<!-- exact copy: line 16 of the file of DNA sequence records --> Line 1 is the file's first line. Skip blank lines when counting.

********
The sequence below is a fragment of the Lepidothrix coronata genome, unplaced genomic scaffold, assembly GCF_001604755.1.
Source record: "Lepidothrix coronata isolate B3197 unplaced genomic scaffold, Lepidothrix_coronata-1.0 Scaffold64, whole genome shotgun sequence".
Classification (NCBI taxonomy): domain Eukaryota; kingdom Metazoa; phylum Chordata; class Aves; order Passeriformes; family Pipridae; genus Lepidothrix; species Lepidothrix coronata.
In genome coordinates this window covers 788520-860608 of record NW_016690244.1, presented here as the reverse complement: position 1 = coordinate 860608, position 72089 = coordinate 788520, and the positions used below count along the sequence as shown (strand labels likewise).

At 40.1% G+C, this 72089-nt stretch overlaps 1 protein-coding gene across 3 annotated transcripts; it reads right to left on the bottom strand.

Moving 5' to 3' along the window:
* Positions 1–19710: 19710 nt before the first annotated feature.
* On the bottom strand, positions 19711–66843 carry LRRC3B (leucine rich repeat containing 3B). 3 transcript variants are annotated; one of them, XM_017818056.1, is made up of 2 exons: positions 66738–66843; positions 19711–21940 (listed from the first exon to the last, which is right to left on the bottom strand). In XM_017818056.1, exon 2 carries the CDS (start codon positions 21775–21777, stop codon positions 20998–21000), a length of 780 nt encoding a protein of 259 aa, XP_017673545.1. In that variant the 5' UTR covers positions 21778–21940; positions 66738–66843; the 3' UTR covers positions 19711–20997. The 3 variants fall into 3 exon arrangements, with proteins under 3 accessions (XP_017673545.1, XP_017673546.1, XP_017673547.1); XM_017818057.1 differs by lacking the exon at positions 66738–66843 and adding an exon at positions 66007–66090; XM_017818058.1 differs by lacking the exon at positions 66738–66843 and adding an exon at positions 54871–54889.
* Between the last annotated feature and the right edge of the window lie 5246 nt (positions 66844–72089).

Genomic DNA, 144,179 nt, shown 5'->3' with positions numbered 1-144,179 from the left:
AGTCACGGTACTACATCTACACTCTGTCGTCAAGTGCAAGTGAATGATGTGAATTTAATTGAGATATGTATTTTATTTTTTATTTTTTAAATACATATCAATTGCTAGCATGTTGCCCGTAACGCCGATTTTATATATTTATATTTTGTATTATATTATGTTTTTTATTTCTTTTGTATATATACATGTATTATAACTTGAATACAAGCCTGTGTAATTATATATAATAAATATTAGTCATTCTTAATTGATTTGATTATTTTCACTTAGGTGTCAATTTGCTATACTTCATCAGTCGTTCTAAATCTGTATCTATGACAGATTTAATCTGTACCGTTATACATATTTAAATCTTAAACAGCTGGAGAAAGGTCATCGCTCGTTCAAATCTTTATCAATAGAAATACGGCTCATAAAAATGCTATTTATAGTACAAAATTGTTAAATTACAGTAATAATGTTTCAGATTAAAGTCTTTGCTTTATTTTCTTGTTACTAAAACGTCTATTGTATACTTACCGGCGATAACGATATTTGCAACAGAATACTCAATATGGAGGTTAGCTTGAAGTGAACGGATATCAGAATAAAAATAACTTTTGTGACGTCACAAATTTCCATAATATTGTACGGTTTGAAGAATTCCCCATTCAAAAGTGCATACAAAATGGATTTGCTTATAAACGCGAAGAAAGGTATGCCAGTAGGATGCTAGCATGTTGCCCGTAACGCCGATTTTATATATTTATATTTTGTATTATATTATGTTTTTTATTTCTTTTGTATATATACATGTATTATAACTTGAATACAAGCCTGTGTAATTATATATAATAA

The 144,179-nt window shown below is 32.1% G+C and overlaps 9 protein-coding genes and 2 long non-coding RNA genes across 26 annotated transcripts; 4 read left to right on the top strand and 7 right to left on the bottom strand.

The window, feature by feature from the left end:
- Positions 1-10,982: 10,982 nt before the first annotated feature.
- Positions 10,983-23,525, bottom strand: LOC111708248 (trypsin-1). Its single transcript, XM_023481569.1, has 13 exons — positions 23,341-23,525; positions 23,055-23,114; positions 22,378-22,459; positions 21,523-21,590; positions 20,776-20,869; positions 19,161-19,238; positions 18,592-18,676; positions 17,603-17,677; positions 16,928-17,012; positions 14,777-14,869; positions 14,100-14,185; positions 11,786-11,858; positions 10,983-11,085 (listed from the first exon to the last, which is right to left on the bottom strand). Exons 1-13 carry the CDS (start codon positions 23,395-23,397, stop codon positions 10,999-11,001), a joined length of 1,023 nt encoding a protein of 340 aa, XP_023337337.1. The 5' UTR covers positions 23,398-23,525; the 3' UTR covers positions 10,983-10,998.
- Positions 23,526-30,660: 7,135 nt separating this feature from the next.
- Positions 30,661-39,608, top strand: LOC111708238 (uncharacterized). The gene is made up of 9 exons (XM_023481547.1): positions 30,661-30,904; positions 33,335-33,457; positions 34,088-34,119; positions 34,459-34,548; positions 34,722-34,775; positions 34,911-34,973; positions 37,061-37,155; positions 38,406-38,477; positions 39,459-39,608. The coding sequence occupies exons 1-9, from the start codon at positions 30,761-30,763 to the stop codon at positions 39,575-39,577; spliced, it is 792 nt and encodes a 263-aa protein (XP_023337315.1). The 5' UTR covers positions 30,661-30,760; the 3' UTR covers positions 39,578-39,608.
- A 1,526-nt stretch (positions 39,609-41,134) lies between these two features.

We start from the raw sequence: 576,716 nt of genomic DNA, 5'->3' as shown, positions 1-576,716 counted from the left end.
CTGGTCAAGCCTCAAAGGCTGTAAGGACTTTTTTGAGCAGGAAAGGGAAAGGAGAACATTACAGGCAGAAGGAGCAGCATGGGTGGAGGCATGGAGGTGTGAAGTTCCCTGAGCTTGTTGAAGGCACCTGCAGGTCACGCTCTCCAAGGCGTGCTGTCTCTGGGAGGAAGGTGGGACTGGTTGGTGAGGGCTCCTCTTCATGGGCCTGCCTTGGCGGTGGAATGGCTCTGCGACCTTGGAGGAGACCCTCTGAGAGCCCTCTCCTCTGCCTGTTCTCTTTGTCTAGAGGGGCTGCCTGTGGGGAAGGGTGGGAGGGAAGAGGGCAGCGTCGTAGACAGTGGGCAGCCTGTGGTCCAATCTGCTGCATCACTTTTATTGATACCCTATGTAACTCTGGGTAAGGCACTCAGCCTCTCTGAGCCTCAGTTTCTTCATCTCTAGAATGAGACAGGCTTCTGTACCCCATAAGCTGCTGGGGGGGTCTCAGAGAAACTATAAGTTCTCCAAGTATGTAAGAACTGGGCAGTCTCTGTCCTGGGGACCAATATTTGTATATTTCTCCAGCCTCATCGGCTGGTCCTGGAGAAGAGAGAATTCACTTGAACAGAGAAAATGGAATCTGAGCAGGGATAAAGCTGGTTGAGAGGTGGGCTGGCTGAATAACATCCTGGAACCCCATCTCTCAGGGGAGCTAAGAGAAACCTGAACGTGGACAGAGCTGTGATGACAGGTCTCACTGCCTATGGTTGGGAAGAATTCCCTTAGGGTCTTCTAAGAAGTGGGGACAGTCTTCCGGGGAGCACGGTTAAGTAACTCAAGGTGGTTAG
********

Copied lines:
- Positions 23,526-30,660: 7,135 nt separating this feature from the next.